Common methods for making optimal decisions in water management problems are insufficient. Linear programming methods are inappropriate because hydrosystems are nonlinear with respect to their dynamics, operation constraints and objectives. Dynamic programming methods are inappropriate because water management problems cannot be divided into sequential stages. Also, these deterministic methods cannot properly deal with the uncertainty of future conditions (inflows, demands, etc.). Even stochastic extensions of these methods (e.g. linear-quadratic-Gaussian control) necessitate such drastic oversimplifications of hydrosystems that may make the obtained results irrelevant to the real world problems. However, a Monte Carlo approach is feasible and can form a general methodology applicable to any type of hydrosystem. This methodology uses stochastic simulation to generate system inputs, either unconditional or conditioned on a prediction, if available, and represents the operation of the entire system through a simulation model as faithful as possible, without demanding a specific mathematical form that would imply oversimplifications. Such representation fully respects the physical constraints, while at the same time it evaluates the system operation constraints and objectives in probabilistic terms, and derives their distribution functions and statistics through Monte Carlo simulation. As the performance criteria of a hydrosystem operation will generally be highly nonlinear and highly nonconvex functions of the control variables, a second Monte Carlo procedure, implementing stochastic optimization, is necessary to optimize system performance and evaluate the control variables of the system. The latter is facilitated if the entire representation is parsimonious, i.e. if the number of control variables is kept at a minimum by involving a suitable system parameterization. The approach is illustrated through three examples for (a) a hypothetical system of two reservoirs
Status of Monte-Carlo Event Generators
Hoeche, Stefan; /SLAC
2011-08-11
Recent progress on general-purpose Monte-Carlo event generators is reviewed with emphasis on the simulation of hard QCD processes and subsequent parton cascades. Describing full final states of high-energy particle collisions in contemporary experiments is an intricate task. Hundreds of particles are typically produced, and the reactions involve both large and small momentum transfer. The high-dimensional phase space makes an exact solution of the problem impossible. Instead, one typically resorts to regarding events as factorized into different steps, ordered descending in the mass scales or invariant momentum transfers which are involved. In this picture, a hard interaction, described through fixed-order perturbation theory, is followed by multiple Bremsstrahlung emissions off initial- and final-state and, finally, by the hadronization process, which binds QCD partons into color-neutral hadrons. Each of these steps can be treated independently, which is the basic concept inherent to general-purpose event generators. Their development is nowadays often focused on an improved description of radiative corrections to hard processes through perturbative QCD. In this context, the concept of jets is introduced, which allows to relate sprays of hadronic particles in detectors to the partons in perturbation theory. In this talk, we briefly review recent progress on perturbative QCD in event generation. The main focus lies on the general-purpose Monte-Carlo programs HERWIG, PYTHIA and SHERPA, which will be the workhorses for LHC phenomenology. A detailed description of the physics models included in these generators can be found in [8]. We also discuss matrix-element generators, which provide the parton-level input for general-purpose Monte Carlo.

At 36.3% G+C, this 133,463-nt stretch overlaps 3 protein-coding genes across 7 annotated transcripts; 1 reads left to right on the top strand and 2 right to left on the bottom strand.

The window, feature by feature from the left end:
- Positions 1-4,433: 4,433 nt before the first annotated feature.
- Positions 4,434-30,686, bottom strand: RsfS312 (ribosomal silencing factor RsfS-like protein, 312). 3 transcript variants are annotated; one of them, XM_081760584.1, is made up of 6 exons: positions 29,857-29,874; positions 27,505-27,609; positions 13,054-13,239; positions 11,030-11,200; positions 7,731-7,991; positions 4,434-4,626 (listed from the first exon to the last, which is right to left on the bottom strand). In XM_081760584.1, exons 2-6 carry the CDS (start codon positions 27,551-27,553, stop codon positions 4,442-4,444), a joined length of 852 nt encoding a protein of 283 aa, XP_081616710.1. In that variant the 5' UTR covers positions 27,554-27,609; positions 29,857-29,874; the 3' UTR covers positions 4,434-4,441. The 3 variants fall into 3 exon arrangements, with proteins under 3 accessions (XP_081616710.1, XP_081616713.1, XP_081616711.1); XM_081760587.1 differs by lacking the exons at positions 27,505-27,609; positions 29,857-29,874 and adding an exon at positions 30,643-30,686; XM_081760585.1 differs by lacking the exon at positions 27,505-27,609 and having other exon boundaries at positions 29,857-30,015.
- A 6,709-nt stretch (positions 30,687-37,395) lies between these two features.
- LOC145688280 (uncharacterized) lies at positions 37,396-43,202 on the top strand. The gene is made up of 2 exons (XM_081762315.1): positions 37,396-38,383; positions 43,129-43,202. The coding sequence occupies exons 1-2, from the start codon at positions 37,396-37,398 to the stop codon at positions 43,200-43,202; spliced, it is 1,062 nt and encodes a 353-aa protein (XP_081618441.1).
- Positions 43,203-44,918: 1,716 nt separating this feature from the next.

Monte Carlo algorithm for free energy calculation.
Bi, Sheng; Tong, Ning-Hua
2015-07-01
We propose a Monte Carlo algorithm for the free energy calculation based on configuration space sampling. An upward or downward temperature scan can be used to produce F(T). We implement this algorithm for the Ising model on a square lattice and triangular lattice. Comparison with the exact free energy shows an excellent agreement. We analyze the properties of this algorithm and compare it with the Wang-Landau algorithm, which samples in energy space. This method is applicable to general classical statistical models. The possibility of extending it to quantum systems is discussed.
MBR Monte Carlo Simulation in PYTHIA8
NASA Astrophysics Data System (ADS)
Ciesielski, R.
We present the MBR (Minimum Bias Rockefeller) Monte Carlo simulation of (anti)proton-proton interactions and its implementation in the PYTHIA8 event generator. We discuss the total, elastic, and total-inelastic cross sections, and three contributions from diffraction dissociation processes that contribute to the latter: single diffraction, double diffraction, and central diffraction or double-Pomeron exchange. The event generation follows a renormalized-Regge-theory model, successfully tested using CDF data. Based on the MBR-enhanced PYTHIA8 simulation, we present cross-section predictions for the LHC and beyond, up to collision energies of 50 TeV.
Monte Carlo procedure for protein design
NASA Astrophysics Data System (ADS)
Irbäck, Anders; Peterson, Carsten; Potthast, Frank; Sandelin, Erik
1998-11-01